Motivation and emotion/Tutorials/Emotion

From Wikiversity
Jump to navigation Jump to search

Tutorial 04: Emotion

Wikiversity.logo.svg Resource type: this resource contains a tutorial or tutorial notes.

This is the fourth tutorial for the Motivation and emotion unit of study.


Core emotion sort[edit]

Emotion sort exercise under way...
Words which refer to aspects of "sad" emotions.

The goal of this exercise is to organise emotion-related words into a model which depicts underlying families of emotional experience.

Core emotion criteria[edit]

What are the criteria for a core emotion?

To qualify as a core emotion, consider whether an affective state is/has a:

  1. Distinct physiological/neurology response? (e.g., neurological activation, hear-rate)
  2. Distinct feeling? (subjective/phenomenological state)
  3. Unique expression? (e.g., unique facial expression and body language)
  4. Innate? (i.e., evident from birth)
  5. Adaptive purpose/function?
  6. Short-lived (vs. moods which are longer-lived)
  7. Triggered by same circumstances each time? (i.e., has a specific causal trigger)?
  8. Universal (i.e., recognised by different cultures)

Non-emotions[edit]

There are several affective psychological experiences which do not qualify as emotions and may instead be better considered as:

  1. Attitudes (e.g., hate)
  2. Behaviours (e.g., aggression)
  3. Cognitions (e.g., confused)
  4. Disorders (e.g., behavioural conduct disorder)
  5. Moods (e.g., grumpy)
  6. Personality traits (e.g., neuroticism)

Steps[edit]

  1. Face-to-face
    1. In small groups, cut up the list of emotion words - need scissors and lots of table space
    2. Sort the emotion words:
      1. sort those which represent emotions into core emotion families - try not to be restricted or overly-guided by previous theory - go with what seems to make sense.
      2. discard those which do not represent core emotion families
    3. Label each emotion family
    4. Share and discuss your group's model with the rest of the class
  2. Virtual
    1. Go to the online list of emotion words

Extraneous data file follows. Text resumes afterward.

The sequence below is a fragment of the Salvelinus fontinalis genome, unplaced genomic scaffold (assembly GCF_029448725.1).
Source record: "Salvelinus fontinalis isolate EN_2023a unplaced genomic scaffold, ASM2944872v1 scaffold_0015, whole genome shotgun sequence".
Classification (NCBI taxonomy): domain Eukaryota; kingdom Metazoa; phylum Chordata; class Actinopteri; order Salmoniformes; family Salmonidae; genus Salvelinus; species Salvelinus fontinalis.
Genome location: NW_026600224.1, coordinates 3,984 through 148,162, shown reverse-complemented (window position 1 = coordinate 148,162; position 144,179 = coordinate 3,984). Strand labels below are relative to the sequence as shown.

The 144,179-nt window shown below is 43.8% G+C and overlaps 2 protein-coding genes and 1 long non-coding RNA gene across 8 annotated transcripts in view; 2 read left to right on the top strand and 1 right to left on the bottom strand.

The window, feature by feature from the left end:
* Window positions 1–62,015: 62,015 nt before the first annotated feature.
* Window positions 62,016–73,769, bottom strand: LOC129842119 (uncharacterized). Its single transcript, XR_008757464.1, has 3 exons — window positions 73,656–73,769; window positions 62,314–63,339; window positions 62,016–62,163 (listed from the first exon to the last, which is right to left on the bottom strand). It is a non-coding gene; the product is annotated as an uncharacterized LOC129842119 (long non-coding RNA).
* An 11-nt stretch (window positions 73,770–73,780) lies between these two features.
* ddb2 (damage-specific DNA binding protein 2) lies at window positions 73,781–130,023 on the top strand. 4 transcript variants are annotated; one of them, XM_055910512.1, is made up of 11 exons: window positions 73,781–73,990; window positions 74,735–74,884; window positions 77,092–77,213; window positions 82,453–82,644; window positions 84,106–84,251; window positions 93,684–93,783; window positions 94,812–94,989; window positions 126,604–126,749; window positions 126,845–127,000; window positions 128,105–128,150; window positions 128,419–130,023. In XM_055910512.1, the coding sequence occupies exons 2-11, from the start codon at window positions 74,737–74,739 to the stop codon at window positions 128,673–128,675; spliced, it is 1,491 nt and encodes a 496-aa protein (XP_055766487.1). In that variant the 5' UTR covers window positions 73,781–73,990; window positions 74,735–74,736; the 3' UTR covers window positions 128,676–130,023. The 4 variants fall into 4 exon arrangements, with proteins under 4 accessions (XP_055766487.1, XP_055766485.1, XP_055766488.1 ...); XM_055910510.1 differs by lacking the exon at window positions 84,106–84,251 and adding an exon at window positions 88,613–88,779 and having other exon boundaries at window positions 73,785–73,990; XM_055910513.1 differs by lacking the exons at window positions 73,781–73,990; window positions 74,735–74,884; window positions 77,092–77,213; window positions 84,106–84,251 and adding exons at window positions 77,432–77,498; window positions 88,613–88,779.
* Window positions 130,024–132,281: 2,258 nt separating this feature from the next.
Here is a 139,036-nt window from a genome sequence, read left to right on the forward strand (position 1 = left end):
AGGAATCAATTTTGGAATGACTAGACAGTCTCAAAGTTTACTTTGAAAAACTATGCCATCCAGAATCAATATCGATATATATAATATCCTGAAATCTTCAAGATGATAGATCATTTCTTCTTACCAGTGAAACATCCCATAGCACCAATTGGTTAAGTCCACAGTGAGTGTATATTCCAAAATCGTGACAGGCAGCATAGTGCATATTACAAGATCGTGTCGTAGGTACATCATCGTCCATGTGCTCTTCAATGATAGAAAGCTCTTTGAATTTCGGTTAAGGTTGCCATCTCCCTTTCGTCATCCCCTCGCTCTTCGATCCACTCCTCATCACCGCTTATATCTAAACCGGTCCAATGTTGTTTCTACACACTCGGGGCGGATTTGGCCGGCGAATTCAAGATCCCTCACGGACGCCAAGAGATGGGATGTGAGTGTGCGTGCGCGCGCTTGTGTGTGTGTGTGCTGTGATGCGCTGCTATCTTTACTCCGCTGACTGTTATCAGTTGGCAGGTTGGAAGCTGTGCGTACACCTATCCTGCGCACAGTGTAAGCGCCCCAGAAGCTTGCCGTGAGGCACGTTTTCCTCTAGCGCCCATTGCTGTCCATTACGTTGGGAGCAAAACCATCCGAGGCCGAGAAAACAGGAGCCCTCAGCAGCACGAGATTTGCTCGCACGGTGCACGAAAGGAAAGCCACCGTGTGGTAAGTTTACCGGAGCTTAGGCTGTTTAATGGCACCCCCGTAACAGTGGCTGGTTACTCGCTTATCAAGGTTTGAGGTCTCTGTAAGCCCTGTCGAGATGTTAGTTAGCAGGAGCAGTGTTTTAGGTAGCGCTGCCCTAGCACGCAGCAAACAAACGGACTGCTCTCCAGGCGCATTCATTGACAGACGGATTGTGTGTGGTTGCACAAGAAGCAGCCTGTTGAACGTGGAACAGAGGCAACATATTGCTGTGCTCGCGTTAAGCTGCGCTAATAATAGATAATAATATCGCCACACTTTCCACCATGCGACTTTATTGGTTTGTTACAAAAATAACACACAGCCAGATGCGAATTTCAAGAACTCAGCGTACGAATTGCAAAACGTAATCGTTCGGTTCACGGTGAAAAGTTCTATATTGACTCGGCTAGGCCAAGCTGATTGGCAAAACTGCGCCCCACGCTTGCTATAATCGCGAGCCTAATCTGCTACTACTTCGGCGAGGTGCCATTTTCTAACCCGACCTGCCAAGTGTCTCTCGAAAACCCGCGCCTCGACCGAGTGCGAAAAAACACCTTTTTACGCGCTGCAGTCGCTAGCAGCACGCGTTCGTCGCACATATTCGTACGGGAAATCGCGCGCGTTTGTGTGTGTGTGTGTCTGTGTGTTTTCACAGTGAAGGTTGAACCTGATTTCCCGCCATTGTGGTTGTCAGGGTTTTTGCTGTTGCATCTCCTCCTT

2. As a group, work through each emotion word, classifying as either a:
      1. member of a core emotion family
      2. non-emotion word
    3. After the initial classification, sort and review the words by emotion family
    4. Discuss the results

Emotion knowledge[edit]

This core emotion sort exercise is also designed to expand "emotion knowledge", which is the "number of different emotions any one person can distinguish" (e.g., various shades of anger) which is part of emotional literacy and emotional intelligence. Emotion knowledge can be improved by expanding one's linguistic repertoire for describing emotions. Reeve (2009, p. 353) suggests that "the finer and more sophisticated one's emotion knowledge is, the greater his or her capacity to respond to each life event with a specialised and highly appropriate reaction".

Foreign language emotion words[edit]

There are many non-English words for emotional states that are not so well described in English e.g.,:

Measuring emotion: PANAS[edit]

Wikipedia-logo.png Search for Positive and Negative Affect Schedule on Wikipedia.
  1. Complete and score the 20-item Positive and Negative Affect Schedule (PANAS; Watson & Clark, 1999):
    1. Hard-copy handout
    2. Online version (PsyToolkit)
  2. Compare scores with norms
    1. Table 1, Watson et al., 1988; SMU, N = 660:
      1. Positive Affect (PA) M = 29.7
      2. Negative Affect (NA) M = 14.8
    2. Table 2, Watson & Clark (1994):
      1. PA M = 35.7
      2. NA M - 19.5
  3. Discuss:
    1. Versions
      1. Temporal framing
      2. Short vs. long (PANAS-X)
    2. Psychometrics
      1. Correlation between PA and NA
      2. Test-retest reliability
  4. See also: Affect measures (Wikipedia)

Book chapter development[edit]

  1. Watchlist
  2. Preferences e.g., email notifications
  3. Thanking
  4. Undoing changes (via History)
  5. Quizzes
  6. Pretty boxes

Recording

See also

References

Watson, D., & Clark, L. A. (1999). The PANAS-X: Manual for the positive and negative affect schedule-expanded form.

Watson, D., Clark, L. A., & Tellegen, A. (1988). Development and validation of brief measures of positive and negative affect: the PANAS scales. Journal of Personality and Social Psychology, 54, 1063.

External links